Western Metrosexuals & Korean Kkotminam: Inevitable?

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( Adapted from Mobile Life, by geishaboy500 )

Alas, it’s no longer my planned thesis topic, but I’m still very interested in the origins of the kkotminam (꽃미남) phenomenon, and so naturally I”m intrigued by the notion that the physically healthier a society, the more women in it tend to prefer “feminine” men as mates. From The Economist:

A disease-free society helps effeminate men attract women

IT IS not just a sense of fairness that seems to be calibrated to social circumstances (see article). Mating preferences, too, vary with a society’s level of economic development. That, at least, is the conclusion of a study by Ben Jones and Lisa DeBruine [themselves a married couple] of Aberdeen University, in Scotland, published this week in the Proceedings of the Royal Society.

….In a man, the craggy physical characteristics associated with masculinity [James: because of testosterone] often indicate a strong immune system and thus a likelihood of his producing healthier offspring than his softer-featured confrères will. But such men are also more promiscuous and do not care as much about long-term relationships, leaving women to raise their kids alone.

Nowadays, sound parenting is often more important to the viability of a man’s offspring than Herculean strength. That, some researchers suspect, may be changing the physical traits that women look for in a mate, at least in some societies. A study carried out in 2004, for example, discovered that women in rural Jamaica found manly types more desirable than did women in Britain, which led to questions about whether those preferences were arbitrary or whether women in different parts of the world might be adapting to circumstances that place different emphasis on manliness in the competitive calculus.

Dr Jones and Dr DeBruine therefore looked to see if there is an inverse relationship between women’s preference for masculine features and national health. Sure enough, they found one…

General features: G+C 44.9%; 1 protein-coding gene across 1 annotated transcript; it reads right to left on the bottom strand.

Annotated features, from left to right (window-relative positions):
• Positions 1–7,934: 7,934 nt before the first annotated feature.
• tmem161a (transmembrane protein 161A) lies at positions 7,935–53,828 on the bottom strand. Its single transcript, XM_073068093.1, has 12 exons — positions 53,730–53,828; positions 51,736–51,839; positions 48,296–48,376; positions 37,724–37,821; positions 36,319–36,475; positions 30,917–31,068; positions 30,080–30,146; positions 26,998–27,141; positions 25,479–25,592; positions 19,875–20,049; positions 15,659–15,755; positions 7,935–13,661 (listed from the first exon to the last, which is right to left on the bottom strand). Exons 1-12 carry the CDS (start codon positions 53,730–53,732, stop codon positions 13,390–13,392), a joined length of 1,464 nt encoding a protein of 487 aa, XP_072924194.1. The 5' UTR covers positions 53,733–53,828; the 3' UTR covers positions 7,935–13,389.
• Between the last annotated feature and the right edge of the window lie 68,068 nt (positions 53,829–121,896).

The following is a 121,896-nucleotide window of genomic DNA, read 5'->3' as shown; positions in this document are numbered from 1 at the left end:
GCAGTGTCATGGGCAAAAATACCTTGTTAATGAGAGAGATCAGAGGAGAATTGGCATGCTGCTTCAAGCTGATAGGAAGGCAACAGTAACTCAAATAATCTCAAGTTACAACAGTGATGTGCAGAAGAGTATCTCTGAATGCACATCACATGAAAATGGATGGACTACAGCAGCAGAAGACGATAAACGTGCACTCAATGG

With a nod towards copyright, see the article itself for the rest, and particularly for the methodology used, which did account for cultural and racial differences (image right: Hot Girl Remix by geishaboy500). Still, my first reaction was that this earlier study seemed to completely contradict those findings, as it demonstrated that for much of human history women had good reason to prefer skinny guys over muscled ones, the latter being less likely to survive in (frequent) times of scarcity, but that this no longer applied in the overabundance of modern times.

However, just like the kkotminam phenomenon itself forces many Westerners to reconsider their previously held notions of masculinity and femininity (not least myself), one should be very specific about what one means by those terms, and so note that this study was purely based on face shapes, which are heavily influenced by hormones. Accordingly,  it makes a great deal of sense that with good access to modern medicine, women would be more interested in other factors than simply passing on a good immune system to her children, as evidenced by a masculine jaw.

Hence, with the proviso that what makes “a great deal of sense” is very culturally and period specific however (evolutionary psychologists, for example, guilty of once thinking that all women in prehistoric tribes stayed in the camp to look after children and/or do some gathering while the men went off to hunt each day!), and that the specific timing of the popularity of the kkotminam and metrosexual phenomenons (and various permutations thereof) were/are/will be heavily dependent on a whole range of factors, not least the interests of the cosmetic industry, do you think that there’s a certain inevitability in them? Or are they merely passing fads? After all, given the above logic, then they’re here to stay.

( The King and the Clown {2005}; source: unknown )

Regardless, if it were possible, it would be fascinating to see if women’s tastes in men in a various society varied over time according to the health of its members. Alas, isolating everything but preference in face shape is probably impossible, and while it’s fair to say that in all historical societies men’s (and women’s) clothing probably tended to become more flamboyant and colorful in times of prosperity, I can’t stress often enough that neither characteristic is “feminine” per se!


Filed under: Body Image, Cosmetic Surgery, Cosmetics, Gender Socialization, Korean Sexuality, Sexual Relationships, Skin Whitening Tagged: 꽃미남, metrosexuality, Metrosexuals